building a personal greenhouse
About Me
building a personal greenhouse

It has always been a dream of mine to have a greenhouse that I could use to grow my own produce during the winter. I love garden fresh tomatoes, cucumbers, cantaloupes and a variety of other produce and it made me sad when I had to quit gardening for the season. I decided that it was time for me to invest in having a greenhouse built in my backyard so that I could continue to grow throughout the entire year. Learn all about the selection of the glass and how it needs to be cared for right here on my blog.


building a personal greenhouse

How To Replace Glass In A Sidelight Window

Lee Moerman

Sidelights are tall and narrow rectangular windows, commonly made with frosted or colored glass, installed beside an entry door. Sidelights allow adequate light inside without giving a direct view inside your home. If you have a sidelight window with cracks or fading color in the glass, it is time for a replacement. Here are some tips to replace glass in sidelight windows.

Gather Tools and Remove Trim

For this project, you need:

  • safety gloves
  • small bristle brush
  • small wood block
  • wood putty
  • putty knife
  • ½ inch chisel (optional)
  • needle-nose pliers
  • one-inch pin nails
  • pin nailer
  • caulk
  • glazier points
  • glazing compound
  • assistant
  • replacement glass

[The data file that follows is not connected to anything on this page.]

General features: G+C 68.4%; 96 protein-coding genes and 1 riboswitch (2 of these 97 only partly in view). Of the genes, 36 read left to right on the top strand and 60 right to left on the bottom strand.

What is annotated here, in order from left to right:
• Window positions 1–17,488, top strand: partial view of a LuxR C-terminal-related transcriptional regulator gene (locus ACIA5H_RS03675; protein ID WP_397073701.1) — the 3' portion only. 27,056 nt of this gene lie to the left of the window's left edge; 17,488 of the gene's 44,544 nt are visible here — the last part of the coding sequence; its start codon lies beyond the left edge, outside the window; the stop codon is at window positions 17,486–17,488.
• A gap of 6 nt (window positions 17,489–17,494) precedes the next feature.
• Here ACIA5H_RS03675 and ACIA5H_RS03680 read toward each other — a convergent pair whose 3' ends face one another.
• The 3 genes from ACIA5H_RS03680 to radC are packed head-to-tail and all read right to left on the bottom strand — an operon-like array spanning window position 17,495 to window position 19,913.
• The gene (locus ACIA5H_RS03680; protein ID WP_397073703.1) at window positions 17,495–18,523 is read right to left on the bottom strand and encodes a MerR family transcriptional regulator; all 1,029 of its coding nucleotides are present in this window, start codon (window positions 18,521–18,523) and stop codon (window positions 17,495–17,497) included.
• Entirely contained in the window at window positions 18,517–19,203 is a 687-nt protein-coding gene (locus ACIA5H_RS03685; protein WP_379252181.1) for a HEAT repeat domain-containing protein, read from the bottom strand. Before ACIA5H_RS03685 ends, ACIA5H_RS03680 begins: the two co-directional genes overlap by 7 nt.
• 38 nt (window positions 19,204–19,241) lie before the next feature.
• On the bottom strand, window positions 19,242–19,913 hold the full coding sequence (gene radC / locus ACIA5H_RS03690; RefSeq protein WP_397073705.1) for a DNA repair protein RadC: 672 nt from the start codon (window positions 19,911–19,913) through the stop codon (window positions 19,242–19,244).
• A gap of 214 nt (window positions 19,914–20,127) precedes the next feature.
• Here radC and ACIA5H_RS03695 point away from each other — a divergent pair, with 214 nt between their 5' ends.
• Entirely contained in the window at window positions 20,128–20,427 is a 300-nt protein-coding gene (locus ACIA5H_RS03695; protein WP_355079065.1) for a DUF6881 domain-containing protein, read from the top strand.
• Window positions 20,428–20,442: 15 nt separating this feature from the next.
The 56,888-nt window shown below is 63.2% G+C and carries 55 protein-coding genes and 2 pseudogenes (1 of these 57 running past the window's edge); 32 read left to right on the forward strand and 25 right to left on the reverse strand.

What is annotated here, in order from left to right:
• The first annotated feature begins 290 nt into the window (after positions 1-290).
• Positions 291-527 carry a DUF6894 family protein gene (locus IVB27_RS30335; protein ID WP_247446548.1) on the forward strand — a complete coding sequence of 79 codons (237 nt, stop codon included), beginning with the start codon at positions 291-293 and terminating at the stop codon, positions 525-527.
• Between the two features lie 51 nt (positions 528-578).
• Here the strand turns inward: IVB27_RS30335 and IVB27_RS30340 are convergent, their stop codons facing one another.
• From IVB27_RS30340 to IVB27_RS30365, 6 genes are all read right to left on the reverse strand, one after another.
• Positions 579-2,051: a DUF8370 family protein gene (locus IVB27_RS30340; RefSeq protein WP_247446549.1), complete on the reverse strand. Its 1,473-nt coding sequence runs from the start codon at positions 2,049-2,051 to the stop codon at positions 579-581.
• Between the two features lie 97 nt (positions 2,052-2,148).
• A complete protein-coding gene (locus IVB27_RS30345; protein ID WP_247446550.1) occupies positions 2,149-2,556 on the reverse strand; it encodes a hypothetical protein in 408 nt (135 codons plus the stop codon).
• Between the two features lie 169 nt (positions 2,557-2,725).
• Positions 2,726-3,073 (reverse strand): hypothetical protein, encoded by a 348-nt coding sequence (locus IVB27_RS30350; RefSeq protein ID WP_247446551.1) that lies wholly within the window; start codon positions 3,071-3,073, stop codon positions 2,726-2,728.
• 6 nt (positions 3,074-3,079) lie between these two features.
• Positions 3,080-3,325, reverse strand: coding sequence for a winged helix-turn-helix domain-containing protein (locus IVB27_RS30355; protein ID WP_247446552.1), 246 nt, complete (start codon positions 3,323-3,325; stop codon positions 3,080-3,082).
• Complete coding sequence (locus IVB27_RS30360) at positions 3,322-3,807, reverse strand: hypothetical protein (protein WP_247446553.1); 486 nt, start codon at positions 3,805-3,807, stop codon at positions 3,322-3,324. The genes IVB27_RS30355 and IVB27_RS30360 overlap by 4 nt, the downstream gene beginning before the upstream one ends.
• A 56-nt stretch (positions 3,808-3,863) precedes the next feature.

Examine how the glass panels are installed. A majority of sidelight glass panels have a wood frame held in place by molding. Wearing safety gloves, lift the molding with your fingers.

Slide the edge of the putty knife between the molding and glass. Move the knife gently back and forth until the mold loosens, and remove the nails with the needle-nose pliers. It is wise to get an assistant during this step in case the glass falls out. since it is only held in place at this point by glazing compound.

Loosen other molding pieces in the same manner, and set the pieces in a safe place. For stuck molding, use a chisel to pull it free. If you find caulk on the inner side of the window, cut through it with a utility knife to remove it from the molding and glass.

Free the Glass

Slide the tip of a putty knife between the window frame and glass, and lift the knife up enough so you can grab the corner of glass to pull it free. If the glass won't budge, insert a putty knife at the top and bottom, lift the knives gently, then repeat on the sides working around the perimeter of the window until the window can be moved. Clean dirt with the bristle brush, and scrape excess mold with the putty knife.

Insert New Glass

Apply a 1/8 inch bead of caulk on the inside corner where you removed the glass, and replace damaged glazier points. Set the replacement glass in the frame, and press the glass until it adheres to the caulk. Reinsert the molding in the order you took it off. If they aren't tight, tap them with a wood block.

Tilt the tip of a pin nailer at a 30-degree angle midway up the side of the molding to ensure the nail won't get lodged into the side of the frame. Hold each piece of molding securely on the glass, and shoot the pin nails four inches apart around the perimeter of the frame. Fill holes with putty that matches the color of the wood.

You window should look as good as new. If you don't think you have the skills to replace glass, hire a professional glass replacement company to do the job.